"Healthy, economical and easy-to-prepare" are three main ingredients for meals prepared at Senior Chef cooking sessions in Marlborough.
Run by Age Concern over eight weeks, the two-hour classes can be arranged at most centres around Marlborough if a few essential requirements are met: A large kitchen with the right facilities and eight willing students, 65 years and over.
Age Concern service worker and Senior Chef class co-ordinator Marilyn McLeod says the classes are free and the food used is purchased from funds provided by the Marlborough Primary Health Organisation. Its support highlights the importance of older citizens maintaining good nutrition to remain healthy and active.
Sadly, many older people stop eating properly as circumstances change. Men who have lived with mothers, then wives who did all the cooking are often adrift in the kitchen when their wife dies or becomes unwell and cannot cook, Marilyn says.
"And women can lose motivation to cook when they find themselves on their own."
One woman who attended one of the courses was eating just one Marmite sandwich for lunch and very little food the rest of the day.
"That's not enough to keep you going," Marilyn says. "Eat better, not less," is a mantra she wants her senior chefs to learn.
The two-hour sessions are divided into food discussion topics and hands-on practical work.
"This is not Master Chef," she assures, and says recipes are designed to be tasty, healthy and simple.
One-dish meals are a specialty, with vegetables and meat or other protein, all in one pot. Leftovers can then be put into the freezer as ready-made meals for another day.
Keeping meals affordable is an important focus of the classes, and supermarket shopping tips are offered to senior chefs.
For example, products on special are often displayed on shelves above or below the shoppers' eye level, Marilyn says.
She encourages senior chefs to take their time along the aisles and get into the habit of looking around for the bargains.
Smart shopping allows a few luxuries to be added, too. At the delicatessen, small portions of otherwise-unaffordable foods can be requested.
"Salmon is so good for you; good for your brain, good for your heart, I can't sing the praises of salmon enough. But at $32 a kilogram, many people can't afford that. But if you pay $2 for a little off-cut, it is affordable."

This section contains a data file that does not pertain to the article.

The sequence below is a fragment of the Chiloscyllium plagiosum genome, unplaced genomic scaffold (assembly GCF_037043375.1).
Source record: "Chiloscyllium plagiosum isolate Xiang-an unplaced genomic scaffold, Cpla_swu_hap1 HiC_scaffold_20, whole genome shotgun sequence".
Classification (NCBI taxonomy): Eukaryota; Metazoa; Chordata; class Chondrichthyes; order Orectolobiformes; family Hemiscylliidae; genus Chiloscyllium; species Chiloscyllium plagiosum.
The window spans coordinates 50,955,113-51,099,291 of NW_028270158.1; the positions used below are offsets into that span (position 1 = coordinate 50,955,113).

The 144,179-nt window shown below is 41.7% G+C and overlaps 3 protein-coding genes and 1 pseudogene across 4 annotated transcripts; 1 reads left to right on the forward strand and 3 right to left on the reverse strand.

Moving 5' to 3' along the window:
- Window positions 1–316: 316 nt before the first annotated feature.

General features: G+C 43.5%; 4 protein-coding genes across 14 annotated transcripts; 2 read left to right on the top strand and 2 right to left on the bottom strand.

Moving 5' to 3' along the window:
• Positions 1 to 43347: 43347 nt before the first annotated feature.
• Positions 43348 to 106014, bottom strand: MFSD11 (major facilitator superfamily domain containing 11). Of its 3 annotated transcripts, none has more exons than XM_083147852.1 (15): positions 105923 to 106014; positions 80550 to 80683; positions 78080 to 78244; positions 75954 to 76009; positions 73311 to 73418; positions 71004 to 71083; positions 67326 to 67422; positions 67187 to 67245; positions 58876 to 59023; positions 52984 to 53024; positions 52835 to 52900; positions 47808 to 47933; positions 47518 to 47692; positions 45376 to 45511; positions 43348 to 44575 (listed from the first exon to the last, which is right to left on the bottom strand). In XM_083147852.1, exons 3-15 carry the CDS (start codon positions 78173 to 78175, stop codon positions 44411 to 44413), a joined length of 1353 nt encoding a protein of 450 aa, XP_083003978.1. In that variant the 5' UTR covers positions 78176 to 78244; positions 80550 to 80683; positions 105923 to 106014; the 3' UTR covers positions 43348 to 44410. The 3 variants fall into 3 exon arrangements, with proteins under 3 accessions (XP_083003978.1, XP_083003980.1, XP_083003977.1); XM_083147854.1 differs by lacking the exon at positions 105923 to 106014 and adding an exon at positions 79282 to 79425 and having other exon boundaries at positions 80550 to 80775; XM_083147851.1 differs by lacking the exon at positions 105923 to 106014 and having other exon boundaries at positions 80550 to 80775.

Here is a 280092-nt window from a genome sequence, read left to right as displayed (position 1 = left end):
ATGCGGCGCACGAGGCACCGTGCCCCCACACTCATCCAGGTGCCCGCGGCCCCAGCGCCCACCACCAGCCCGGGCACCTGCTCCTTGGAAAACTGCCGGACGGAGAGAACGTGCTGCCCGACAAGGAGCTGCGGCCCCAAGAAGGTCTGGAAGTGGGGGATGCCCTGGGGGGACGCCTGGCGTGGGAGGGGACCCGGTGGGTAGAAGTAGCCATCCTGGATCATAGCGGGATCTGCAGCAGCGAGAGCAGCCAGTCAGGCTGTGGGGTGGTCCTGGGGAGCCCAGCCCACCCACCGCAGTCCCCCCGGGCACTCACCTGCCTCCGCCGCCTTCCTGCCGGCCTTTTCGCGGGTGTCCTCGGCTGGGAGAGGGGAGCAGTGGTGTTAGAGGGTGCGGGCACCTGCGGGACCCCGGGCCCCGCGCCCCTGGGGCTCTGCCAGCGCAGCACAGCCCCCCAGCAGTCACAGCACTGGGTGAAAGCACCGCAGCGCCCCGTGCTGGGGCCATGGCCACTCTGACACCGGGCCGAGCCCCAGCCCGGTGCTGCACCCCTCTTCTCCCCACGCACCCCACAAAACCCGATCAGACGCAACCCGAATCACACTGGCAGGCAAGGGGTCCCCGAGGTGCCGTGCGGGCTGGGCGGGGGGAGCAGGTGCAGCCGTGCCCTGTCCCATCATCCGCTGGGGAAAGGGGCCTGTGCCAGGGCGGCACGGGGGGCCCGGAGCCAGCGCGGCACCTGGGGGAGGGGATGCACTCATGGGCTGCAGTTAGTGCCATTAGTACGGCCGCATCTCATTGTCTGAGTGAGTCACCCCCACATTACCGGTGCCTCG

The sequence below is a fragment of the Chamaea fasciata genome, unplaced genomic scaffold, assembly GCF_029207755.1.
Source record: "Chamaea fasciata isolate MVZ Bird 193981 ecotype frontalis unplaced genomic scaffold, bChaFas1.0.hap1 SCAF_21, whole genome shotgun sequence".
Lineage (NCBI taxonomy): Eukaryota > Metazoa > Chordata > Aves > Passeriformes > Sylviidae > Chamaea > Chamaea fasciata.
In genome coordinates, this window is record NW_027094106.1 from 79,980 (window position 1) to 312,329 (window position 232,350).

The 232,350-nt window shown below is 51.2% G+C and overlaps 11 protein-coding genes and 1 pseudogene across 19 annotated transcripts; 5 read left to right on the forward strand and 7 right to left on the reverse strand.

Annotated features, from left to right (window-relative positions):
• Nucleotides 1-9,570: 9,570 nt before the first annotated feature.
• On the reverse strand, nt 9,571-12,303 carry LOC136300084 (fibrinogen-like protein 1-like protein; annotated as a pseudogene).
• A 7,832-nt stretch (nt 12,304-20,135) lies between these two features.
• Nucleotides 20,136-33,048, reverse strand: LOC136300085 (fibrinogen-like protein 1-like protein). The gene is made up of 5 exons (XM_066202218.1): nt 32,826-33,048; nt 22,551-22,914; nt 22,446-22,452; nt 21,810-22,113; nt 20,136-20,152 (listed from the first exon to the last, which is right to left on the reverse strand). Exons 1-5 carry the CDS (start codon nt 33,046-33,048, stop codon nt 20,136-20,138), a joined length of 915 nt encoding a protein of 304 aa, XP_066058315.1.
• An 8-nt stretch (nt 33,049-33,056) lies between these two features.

Complimentary samples regularly donated to Senior Chefs by King Salmon make the fish class a special one.
It gave one 87 year old man his first taste of fresh salmon.
Vegetarian meals are also studied and ways learned of creating easy, meat-free versions of dishes like chilli con carne with products like baked beans.
Vegetarian food is preferred by Blenheim man Daryl Jones and his wife Pam.
She had always looked after the family's meals; Daryl having grown up at a time when he says it was considered almost "sissy" for men to venture into the kitchen.
Pam is still working, however, and when he retired he liked the idea of preparing the evening meal so it was ready when she came home from work at the end of the day.
When he learned about a Senior Chef class held in Seddon, he put his name down for the next course in Blenheim.
It was held late last year and the dynamics were good, he says. He gained lots of new cooking skills - and the confidence to use them - and was among a few class members who met for a few more weeks after the official sessions were over.
Another participant, Jan O'Fee, wasn't among them but says the friendships formed and support shared among the Senior Chefs were strong.
"We cooked in pairs so you got to know someone different; and we sat and discussed what we'd done," she says.
Jan grew up on a farm then raised a family of five so was used to cooking large meals.
"When you're left on your own, it's hard. It's good to work out how to cook specially for one or two people.
"I recommend it to anyone to go along and join in."
For more information about Age Concern Senior Chef classes, telephone Marilyn McLeod, 03 579 3457.
The Marlborough Express